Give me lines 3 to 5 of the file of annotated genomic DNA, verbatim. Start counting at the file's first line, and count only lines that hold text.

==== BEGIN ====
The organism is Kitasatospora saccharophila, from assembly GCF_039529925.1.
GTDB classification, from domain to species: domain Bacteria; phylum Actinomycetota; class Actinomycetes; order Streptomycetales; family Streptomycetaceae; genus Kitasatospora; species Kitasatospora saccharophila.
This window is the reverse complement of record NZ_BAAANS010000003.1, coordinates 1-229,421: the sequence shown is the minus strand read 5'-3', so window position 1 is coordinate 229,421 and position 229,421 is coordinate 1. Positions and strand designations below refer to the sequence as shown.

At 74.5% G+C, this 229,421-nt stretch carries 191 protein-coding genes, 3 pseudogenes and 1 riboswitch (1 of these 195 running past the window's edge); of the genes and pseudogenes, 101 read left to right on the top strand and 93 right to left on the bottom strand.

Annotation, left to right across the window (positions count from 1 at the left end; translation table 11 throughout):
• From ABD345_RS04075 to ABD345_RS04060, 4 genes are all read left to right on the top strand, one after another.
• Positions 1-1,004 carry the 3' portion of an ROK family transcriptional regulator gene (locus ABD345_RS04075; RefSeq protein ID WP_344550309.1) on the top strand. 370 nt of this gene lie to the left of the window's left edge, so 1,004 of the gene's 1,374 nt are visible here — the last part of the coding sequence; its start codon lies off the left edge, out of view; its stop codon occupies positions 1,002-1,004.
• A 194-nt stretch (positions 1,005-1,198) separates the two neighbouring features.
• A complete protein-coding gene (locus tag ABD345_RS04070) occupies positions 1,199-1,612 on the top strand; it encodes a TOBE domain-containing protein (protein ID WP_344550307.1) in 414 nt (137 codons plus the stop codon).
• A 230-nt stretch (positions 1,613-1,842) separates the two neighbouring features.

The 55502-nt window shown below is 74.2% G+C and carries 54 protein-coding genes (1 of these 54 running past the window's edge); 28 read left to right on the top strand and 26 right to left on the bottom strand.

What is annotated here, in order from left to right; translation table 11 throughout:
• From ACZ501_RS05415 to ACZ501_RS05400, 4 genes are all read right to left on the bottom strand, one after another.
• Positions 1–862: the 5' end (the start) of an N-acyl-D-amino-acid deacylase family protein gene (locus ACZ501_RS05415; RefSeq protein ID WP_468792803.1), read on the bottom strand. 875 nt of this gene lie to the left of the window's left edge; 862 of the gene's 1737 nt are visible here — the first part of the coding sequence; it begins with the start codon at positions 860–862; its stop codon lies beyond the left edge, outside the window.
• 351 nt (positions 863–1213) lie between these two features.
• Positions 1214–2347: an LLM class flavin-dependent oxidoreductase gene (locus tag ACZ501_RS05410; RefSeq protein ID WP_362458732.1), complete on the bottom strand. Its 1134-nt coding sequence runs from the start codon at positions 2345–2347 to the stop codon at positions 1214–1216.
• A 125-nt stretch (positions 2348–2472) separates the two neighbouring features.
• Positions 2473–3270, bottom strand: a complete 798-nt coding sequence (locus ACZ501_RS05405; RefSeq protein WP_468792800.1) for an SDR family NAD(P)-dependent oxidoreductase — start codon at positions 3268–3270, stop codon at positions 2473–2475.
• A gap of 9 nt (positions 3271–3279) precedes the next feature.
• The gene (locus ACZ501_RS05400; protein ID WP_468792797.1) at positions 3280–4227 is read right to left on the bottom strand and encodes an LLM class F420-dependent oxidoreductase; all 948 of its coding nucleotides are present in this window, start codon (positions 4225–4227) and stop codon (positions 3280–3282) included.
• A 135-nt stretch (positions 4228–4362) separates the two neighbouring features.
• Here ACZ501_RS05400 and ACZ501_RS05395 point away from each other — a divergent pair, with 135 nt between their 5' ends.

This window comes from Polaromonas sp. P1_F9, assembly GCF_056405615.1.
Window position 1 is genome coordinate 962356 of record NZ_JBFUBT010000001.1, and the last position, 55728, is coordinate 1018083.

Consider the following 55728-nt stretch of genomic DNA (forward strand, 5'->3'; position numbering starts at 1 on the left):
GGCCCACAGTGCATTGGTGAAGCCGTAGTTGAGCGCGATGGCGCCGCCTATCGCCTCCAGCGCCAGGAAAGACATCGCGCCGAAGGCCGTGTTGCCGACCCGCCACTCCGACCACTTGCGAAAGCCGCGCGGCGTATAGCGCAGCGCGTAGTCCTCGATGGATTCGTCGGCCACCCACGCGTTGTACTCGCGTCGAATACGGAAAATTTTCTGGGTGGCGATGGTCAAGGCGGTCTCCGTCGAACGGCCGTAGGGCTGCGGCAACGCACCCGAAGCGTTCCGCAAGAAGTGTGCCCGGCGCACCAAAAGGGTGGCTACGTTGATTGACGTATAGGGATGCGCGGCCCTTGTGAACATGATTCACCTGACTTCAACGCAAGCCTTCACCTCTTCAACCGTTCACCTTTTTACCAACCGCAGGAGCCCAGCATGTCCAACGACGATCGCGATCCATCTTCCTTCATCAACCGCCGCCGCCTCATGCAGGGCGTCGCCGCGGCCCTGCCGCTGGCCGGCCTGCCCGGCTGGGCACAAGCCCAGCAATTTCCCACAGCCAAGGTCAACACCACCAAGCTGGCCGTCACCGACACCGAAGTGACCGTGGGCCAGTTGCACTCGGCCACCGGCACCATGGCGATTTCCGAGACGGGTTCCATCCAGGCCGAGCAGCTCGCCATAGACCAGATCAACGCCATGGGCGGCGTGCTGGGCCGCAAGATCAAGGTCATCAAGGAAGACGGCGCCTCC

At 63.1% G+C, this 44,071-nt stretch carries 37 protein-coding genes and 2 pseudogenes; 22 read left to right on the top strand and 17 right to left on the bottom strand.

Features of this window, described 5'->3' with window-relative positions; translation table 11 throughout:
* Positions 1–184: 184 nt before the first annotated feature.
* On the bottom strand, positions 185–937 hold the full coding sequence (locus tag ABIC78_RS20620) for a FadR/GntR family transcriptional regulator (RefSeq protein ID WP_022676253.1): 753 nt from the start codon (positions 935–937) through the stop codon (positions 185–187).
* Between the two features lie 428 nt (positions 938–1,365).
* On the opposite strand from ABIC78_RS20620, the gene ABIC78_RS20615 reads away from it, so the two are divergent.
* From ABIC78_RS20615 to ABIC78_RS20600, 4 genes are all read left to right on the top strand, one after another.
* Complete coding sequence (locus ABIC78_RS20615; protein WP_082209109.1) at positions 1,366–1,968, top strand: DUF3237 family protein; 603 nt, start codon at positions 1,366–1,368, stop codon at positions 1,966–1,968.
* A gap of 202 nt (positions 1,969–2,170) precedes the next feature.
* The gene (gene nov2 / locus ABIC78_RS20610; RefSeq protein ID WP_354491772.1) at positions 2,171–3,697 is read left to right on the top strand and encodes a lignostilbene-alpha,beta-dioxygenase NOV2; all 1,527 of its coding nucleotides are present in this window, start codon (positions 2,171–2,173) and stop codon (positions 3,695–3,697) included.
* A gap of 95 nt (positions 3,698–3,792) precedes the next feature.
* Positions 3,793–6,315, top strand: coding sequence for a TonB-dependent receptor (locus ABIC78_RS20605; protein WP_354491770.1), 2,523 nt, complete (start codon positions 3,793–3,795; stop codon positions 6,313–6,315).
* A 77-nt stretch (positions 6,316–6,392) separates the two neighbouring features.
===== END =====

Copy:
This window is the reverse complement of record NZ_BAAANS010000003.1, coordinates 1-229,421: the sequence shown is the minus strand read 5'-3', so window position 1 is coordinate 229,421 and position 229,421 is coordinate 1. Positions and strand designations below refer to the sequence as shown.

At 74.5% G+C, this 229,421-nt stretch carries 191 protein-coding genes, 3 pseudogenes and 1 riboswitch (1 of these 195 running past the window's edge); of the genes and pseudogenes, 101 read left to right on the top strand and 93 right to left on the bottom strand.

Annotation, left to right across the window (positions count from 1 at the left end; translation table 11 throughout):